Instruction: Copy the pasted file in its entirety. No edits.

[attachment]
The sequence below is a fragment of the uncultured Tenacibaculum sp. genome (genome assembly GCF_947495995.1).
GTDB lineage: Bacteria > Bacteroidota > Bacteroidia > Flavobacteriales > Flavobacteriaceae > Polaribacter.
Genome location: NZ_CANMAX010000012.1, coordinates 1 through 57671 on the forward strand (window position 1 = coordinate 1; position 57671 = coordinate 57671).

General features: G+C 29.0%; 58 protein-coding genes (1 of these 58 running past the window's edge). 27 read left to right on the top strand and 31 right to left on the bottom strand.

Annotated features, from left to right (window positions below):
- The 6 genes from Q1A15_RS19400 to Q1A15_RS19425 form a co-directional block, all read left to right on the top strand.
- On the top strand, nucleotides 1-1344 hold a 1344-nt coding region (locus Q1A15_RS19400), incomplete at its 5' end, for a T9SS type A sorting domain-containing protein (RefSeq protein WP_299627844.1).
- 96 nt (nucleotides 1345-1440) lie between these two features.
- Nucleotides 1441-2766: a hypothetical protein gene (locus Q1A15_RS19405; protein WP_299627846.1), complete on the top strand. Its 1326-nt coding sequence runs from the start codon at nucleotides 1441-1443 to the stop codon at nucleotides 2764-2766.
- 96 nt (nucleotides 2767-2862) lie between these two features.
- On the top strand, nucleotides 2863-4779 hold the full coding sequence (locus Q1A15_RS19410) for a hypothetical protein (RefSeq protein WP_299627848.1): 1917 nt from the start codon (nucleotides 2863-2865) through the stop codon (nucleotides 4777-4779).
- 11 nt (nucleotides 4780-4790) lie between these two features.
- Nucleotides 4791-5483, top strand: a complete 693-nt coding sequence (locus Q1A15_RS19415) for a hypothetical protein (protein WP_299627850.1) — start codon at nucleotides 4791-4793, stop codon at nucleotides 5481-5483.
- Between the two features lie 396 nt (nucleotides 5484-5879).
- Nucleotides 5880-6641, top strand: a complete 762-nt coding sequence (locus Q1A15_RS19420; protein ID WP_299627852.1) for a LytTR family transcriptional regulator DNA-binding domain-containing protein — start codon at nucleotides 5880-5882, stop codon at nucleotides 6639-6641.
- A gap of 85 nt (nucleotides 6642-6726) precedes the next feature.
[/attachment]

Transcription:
The sequence below is a fragment of the uncultured Tenacibaculum sp. genome (genome assembly GCF_947495995.1).
GTDB lineage: Bacteria > Bacteroidota > Bacteroidia > Flavobacteriales > Flavobacteriaceae > Polaribacter.
Genome location: NZ_CANMAX010000012.1, coordinates 1 through 57671 on the forward strand (window position 1 = coordinate 1; position 57671 = coordinate 57671).

General features: G+C 29.0%; 58 protein-coding genes (1 of these 58 running past the window's edge). 27 read left to right on the top strand and 31 right to left on the bottom strand.

Annotated features, from left to right (window positions below):
- The 6 genes from Q1A15_RS19400 to Q1A15_RS19425 form a co-directional block, all read left to right on the top strand.
- On the top strand, nucleotides 1-1344 hold a 1344-nt coding region (locus Q1A15_RS19400), incomplete at its 5' end, for a T9SS type A sorting domain-containing protein (RefSeq protein WP_299627844.1).
- 96 nt (nucleotides 1345-1440) lie between these two features.
- Nucleotides 1441-2766: a hypothetical protein gene (locus Q1A15_RS19405; protein WP_299627846.1), complete on the top strand. Its 1326-nt coding sequence runs from the start codon at nucleotides 1441-1443 to the stop codon at nucleotides 2764-2766.
- 96 nt (nucleotides 2767-2862) lie between these two features.
- On the top strand, nucleotides 2863-4779 hold the full coding sequence (locus Q1A15_RS19410) for a hypothetical protein (RefSeq protein WP_299627848.1): 1917 nt from the start codon (nucleotides 2863-2865) through the stop codon (nucleotides 4777-4779).
- 11 nt (nucleotides 4780-4790) lie between these two features.
- Nucleotides 4791-5483, top strand: a complete 693-nt coding sequence (locus Q1A15_RS19415) for a hypothetical protein (protein WP_299627850.1) — start codon at nucleotides 4791-4793, stop codon at nucleotides 5481-5483.
- Between the two features lie 396 nt (nucleotides 5484-5879).
- Nucleotides 5880-6641, top strand: a complete 762-nt coding sequence (locus Q1A15_RS19420; protein ID WP_299627852.1) for a LytTR family transcriptional regulator DNA-binding domain-containing protein — start codon at nucleotides 5880-5882, stop codon at nucleotides 6639-6641.
- A gap of 85 nt (nucleotides 6642-6726) precedes the next feature.